Twenty-one days in May 1940 - the hazardous retreat to Dunkirk.

Twenty-one days in May 1940 - the hazardous retreat to Dunkirk.

In May 1940 2/Lt. D. W. Wallis found himself with the Anti-Tank Company in Belgium. News that German forces had broken through the French lines on his flank came with orders to be ready to move.

I am Indebted to the Curator of the Oxford Regimental Museum, Colonel (Retd) J.M.A. Tillett for his kindness in providing this copy. – Editor, Bob Peatling, ‘Parachute 2 Club (1941-1945).

Diary of Second Lieutenant. D.W. Wallis.

4th Battalion, The Oxfordshire and Buckinghamshire Light Infantry.

Attached 145th Infantry Brigade Anti-Tank Company.

48th (South Midland) Infantry Division.


10th May, 1940.

0630. News received that the Low Countries have been attacked and message from Brigade Headquarters ordering us to prepare to move immediately.

1030. Ready to move.

1100. This order cancelled and message putting ‘D’ Plan into operation received – zero hour 1330 hrs.

Visit by Brigadier Hughes.

1430. Gun drill - new drill for 1937 pattern gun perfected.

Continental air-raid warnings all day.


11th May, 1940.

0715. Gun drill instead of P.T.

Aiming and laying on miniature range until 1730 hrs.

Regular air-raid warnings.


12th May, 1940.

Church parade cancelled. Gun drill all morning - drill now as good as with other guns. Bathing party at Leforest in the afternoon. More air-raid warnings. Darts match in the evening.


13th May, 1940.

Company continued practising gun drill and aiming and laying all day. Billeting brought up to date and electric-light bills paid. Final Plan ‘D’ orders and maps issued to platoon commanders. Time of departure put forward to 1200 hrs. on the 14th May. Each Platoon reporting to Battalions at 0900 hrs.


14th May, 1940.

0500. Reveille.

All platoons left Ostricourt by 0830 hrs, each man with one day’s ration. They reported to their respective battalion head-quarters by 0900 hrs.

Company headquarters clean billets, visit Maire and obtain clearance certificate. then reported to brigade headquarters at 1100 hrs. Brigade started move into Belgium at 1200 hrs.; route: Orchies – Tournai – Leuze – Ath – Enghien – Hal – Alsemberg. Billets already waiting in three unoccupied houses: car park, orchard.

2100. Hot meal served.

Enemy aircraft fairly active on route: no damage done to this Company.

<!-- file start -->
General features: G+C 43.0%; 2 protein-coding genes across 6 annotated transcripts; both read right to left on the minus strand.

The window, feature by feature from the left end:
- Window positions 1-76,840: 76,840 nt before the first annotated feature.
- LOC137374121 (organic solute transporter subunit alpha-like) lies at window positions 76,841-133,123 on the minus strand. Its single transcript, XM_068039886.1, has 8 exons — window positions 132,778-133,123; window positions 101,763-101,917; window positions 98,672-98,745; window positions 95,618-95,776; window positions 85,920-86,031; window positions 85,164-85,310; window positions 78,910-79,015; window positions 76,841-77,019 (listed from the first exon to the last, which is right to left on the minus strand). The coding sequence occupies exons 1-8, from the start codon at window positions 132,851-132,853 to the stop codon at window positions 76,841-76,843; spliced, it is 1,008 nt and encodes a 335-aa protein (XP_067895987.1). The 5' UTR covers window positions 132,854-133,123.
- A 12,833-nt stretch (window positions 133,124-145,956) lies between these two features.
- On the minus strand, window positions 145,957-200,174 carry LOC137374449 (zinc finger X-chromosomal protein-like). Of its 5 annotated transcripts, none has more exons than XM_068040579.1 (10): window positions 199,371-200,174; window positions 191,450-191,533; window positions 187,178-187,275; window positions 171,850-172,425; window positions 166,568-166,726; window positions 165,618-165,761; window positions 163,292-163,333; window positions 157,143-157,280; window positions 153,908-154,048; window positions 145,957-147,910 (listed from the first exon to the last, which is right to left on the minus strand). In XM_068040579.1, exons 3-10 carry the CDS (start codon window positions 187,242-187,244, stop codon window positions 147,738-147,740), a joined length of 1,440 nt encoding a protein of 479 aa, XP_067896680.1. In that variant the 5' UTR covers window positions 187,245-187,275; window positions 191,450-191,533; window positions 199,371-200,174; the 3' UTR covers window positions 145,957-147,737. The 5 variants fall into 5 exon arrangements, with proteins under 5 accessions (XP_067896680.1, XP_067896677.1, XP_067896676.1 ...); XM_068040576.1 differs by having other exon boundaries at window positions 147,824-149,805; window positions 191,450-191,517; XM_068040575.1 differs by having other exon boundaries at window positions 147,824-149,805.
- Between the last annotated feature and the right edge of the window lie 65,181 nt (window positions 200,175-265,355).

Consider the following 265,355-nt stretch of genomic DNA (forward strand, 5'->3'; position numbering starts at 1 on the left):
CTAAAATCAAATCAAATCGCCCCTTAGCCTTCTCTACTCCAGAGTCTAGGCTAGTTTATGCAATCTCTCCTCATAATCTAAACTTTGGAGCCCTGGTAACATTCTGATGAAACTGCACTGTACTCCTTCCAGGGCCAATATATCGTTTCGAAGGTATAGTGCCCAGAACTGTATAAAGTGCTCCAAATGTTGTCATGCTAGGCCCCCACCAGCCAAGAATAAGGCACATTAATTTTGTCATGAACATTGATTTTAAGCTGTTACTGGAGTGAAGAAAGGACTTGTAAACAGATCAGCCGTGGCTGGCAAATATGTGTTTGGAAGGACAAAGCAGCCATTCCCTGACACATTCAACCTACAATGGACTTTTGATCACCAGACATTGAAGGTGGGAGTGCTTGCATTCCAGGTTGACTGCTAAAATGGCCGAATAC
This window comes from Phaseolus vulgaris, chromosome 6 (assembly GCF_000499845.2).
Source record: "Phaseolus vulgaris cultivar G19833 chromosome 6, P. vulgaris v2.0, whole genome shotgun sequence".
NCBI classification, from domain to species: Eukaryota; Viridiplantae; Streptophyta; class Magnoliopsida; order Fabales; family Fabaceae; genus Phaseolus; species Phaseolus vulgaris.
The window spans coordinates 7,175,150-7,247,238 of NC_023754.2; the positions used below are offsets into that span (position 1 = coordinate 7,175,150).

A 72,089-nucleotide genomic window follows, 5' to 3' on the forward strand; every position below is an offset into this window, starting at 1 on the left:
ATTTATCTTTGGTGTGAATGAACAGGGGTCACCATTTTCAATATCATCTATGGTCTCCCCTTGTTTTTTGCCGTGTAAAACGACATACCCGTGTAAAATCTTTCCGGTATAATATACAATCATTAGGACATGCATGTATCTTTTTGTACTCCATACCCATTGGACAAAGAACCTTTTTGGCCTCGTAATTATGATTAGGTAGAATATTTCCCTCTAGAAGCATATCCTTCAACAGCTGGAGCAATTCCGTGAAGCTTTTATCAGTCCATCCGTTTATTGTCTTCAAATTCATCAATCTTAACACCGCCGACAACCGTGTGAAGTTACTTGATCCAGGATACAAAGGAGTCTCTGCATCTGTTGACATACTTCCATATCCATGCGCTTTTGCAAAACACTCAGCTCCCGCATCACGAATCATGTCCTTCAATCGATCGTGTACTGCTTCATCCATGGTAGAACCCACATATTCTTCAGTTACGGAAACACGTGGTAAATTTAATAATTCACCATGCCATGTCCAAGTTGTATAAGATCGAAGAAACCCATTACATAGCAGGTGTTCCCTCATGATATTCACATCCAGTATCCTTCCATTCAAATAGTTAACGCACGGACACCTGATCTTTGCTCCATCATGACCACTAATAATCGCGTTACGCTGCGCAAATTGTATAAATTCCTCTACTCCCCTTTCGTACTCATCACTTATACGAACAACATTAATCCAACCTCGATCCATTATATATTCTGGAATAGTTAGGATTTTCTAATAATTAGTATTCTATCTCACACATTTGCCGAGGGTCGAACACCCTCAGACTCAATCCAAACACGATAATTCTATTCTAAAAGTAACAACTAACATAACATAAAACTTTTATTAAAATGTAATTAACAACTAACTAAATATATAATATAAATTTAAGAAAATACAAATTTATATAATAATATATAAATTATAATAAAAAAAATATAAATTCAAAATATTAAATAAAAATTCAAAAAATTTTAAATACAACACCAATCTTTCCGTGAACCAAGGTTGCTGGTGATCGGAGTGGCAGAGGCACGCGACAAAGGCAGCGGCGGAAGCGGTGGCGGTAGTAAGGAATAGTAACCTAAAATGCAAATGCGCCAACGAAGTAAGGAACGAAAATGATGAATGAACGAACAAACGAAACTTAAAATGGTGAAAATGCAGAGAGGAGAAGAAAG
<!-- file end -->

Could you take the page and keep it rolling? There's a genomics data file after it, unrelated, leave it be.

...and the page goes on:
15th May, 1940.

Aircraft very active at dawn. Morning spent improving billets, the afternoon resting.

1400. Warning order concerning move for that night received. Refugees becoming very plentiful.

21 00. Order for platoons to join battalions received. Company Headquarters to join Brigade and retain all 30-cwt. trucks.


16th May, 1940.

0400. Plans altered during night, Brigade now taking up defensive position five miles east of Waterloo. All guns in good positions. Breakfasts and dinners sent out from company head-quarters.

1300. All troops withdrawn from one front - no sign of the enemy.

2000. No. 3 Platoon withdrawn to brigade headquarters: No’s. 1 and 2 [Platoons] stay with battalions.

2200. General withdrawal starts.


17th May, 1940.

0300. No. 3 Platoon in position on Waterloo - Hal road to protect withdrawing infantry. Infantry take cross-country route. so guns withdrawn to actual road entrances into Hal.

1245. Whole Brigade over canal bridge in Hal-the bridge was then blown up during a bombing raid. Whole Company now collected again and proceeded to village north of Enghien.

1400. Arrival. Hot meal served.

2100. Everyone in bed: orders received to take up positions by wood east of Enghien. Platoons to report to Battalions by 2300 hrs. This was done. Men very tired but cheerful.


18th May, 1940.

A lovely day.

0300. All guns in position.

Breakfasts cooked and issued by platoons. Lack of hot-food containers made the food question very difficult.

0645. Brigade began a further withdrawal. Each platoon protected its respective battalion's march as far as Ath. Heavy shelling in Enghien. otherwise quiet.

Refugees very plentiful. No. 3 Platoon finally withdrew to Houtaing, remainder stay with their battalions.

1800. All platoons again in position along brigade front on Ath Canal. Hot meal served.

After dark a lot of firing at shadows, otherwise quiet.


19th May, 1940.